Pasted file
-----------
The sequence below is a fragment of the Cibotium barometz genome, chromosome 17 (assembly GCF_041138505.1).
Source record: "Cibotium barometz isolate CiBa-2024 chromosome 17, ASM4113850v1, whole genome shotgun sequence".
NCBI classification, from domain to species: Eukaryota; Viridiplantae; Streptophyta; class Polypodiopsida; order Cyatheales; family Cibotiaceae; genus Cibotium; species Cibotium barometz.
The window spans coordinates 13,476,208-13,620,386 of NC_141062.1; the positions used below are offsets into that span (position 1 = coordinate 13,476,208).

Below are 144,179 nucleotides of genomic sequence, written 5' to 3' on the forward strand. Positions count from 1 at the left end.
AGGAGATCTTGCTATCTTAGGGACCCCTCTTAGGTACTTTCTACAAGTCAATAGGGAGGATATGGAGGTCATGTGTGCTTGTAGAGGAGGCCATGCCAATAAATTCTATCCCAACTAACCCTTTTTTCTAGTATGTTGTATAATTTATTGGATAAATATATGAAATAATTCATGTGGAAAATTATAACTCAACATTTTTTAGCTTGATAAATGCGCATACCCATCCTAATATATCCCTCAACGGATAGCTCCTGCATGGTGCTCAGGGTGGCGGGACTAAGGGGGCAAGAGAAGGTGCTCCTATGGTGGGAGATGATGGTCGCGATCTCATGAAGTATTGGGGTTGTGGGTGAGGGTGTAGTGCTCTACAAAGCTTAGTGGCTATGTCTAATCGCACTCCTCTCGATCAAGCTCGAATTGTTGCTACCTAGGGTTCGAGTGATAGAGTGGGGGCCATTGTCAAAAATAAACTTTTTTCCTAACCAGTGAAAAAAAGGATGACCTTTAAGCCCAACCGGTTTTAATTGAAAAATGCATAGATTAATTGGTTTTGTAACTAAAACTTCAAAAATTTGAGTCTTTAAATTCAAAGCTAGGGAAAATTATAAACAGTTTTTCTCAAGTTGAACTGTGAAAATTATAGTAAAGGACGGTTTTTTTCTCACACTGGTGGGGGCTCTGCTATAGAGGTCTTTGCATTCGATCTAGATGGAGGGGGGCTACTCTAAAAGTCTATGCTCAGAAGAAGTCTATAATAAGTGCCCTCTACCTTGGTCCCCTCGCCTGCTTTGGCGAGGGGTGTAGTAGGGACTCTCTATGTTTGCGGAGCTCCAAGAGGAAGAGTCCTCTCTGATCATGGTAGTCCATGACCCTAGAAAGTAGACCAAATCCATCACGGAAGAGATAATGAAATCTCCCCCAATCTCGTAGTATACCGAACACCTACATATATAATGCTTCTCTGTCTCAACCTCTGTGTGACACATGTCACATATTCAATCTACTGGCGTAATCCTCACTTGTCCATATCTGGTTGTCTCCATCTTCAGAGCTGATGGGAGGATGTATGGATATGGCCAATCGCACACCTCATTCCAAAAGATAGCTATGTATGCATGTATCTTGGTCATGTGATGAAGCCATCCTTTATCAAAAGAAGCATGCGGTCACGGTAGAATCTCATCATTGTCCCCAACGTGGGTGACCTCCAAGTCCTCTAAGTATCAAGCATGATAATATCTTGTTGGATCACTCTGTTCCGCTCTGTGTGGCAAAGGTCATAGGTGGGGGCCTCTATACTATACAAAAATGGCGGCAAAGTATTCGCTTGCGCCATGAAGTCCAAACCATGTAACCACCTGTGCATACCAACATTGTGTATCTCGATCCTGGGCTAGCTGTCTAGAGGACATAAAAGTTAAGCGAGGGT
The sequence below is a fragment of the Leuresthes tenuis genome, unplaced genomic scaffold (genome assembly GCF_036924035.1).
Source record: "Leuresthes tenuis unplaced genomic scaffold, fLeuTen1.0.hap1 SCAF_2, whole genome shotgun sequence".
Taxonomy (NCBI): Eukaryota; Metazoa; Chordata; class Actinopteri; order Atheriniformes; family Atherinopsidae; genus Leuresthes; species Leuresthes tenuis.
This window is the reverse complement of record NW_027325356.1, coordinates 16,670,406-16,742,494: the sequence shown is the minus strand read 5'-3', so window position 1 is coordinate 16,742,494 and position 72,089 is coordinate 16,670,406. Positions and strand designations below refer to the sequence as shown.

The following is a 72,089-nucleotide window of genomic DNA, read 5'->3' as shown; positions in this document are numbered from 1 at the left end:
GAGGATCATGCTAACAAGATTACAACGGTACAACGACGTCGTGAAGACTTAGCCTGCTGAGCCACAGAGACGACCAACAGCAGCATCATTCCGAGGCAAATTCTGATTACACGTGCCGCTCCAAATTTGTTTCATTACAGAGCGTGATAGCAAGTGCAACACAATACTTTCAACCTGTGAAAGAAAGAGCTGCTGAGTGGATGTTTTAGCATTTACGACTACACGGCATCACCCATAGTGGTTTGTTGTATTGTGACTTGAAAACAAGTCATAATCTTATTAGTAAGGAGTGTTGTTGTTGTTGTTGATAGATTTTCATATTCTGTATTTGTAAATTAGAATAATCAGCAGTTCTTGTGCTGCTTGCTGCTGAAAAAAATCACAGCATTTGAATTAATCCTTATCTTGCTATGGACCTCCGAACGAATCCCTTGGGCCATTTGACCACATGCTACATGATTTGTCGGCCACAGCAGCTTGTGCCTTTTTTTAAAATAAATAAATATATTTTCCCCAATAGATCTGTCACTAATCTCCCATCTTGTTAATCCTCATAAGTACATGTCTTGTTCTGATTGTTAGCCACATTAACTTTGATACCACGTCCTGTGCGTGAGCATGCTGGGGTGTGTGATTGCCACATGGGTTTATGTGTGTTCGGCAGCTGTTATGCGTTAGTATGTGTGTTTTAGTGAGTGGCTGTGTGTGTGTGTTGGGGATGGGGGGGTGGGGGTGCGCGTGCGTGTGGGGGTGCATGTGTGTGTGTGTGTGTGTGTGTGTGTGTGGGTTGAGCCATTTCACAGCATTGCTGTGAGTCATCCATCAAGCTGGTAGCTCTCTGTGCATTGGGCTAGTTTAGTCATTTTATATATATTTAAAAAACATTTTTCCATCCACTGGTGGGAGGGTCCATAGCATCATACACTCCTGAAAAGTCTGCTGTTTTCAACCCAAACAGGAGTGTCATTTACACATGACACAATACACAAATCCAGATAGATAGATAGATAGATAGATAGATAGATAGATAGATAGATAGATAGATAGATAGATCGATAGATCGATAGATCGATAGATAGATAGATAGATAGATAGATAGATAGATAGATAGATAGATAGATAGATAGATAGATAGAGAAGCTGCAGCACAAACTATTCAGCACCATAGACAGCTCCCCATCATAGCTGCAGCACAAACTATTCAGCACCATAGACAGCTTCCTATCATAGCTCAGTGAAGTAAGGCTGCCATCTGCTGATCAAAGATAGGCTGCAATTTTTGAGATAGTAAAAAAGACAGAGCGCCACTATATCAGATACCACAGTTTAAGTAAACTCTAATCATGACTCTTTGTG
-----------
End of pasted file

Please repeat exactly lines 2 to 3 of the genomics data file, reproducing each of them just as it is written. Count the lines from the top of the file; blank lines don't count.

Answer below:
Source record: "Cibotium barometz isolate CiBa-2024 chromosome 17, ASM4113850v1, whole genome shotgun sequence".
NCBI classification, from domain to species: Eukaryota; Viridiplantae; Streptophyta; class Polypodiopsida; order Cyatheales; family Cibotiaceae; genus Cibotium; species Cibotium barometz.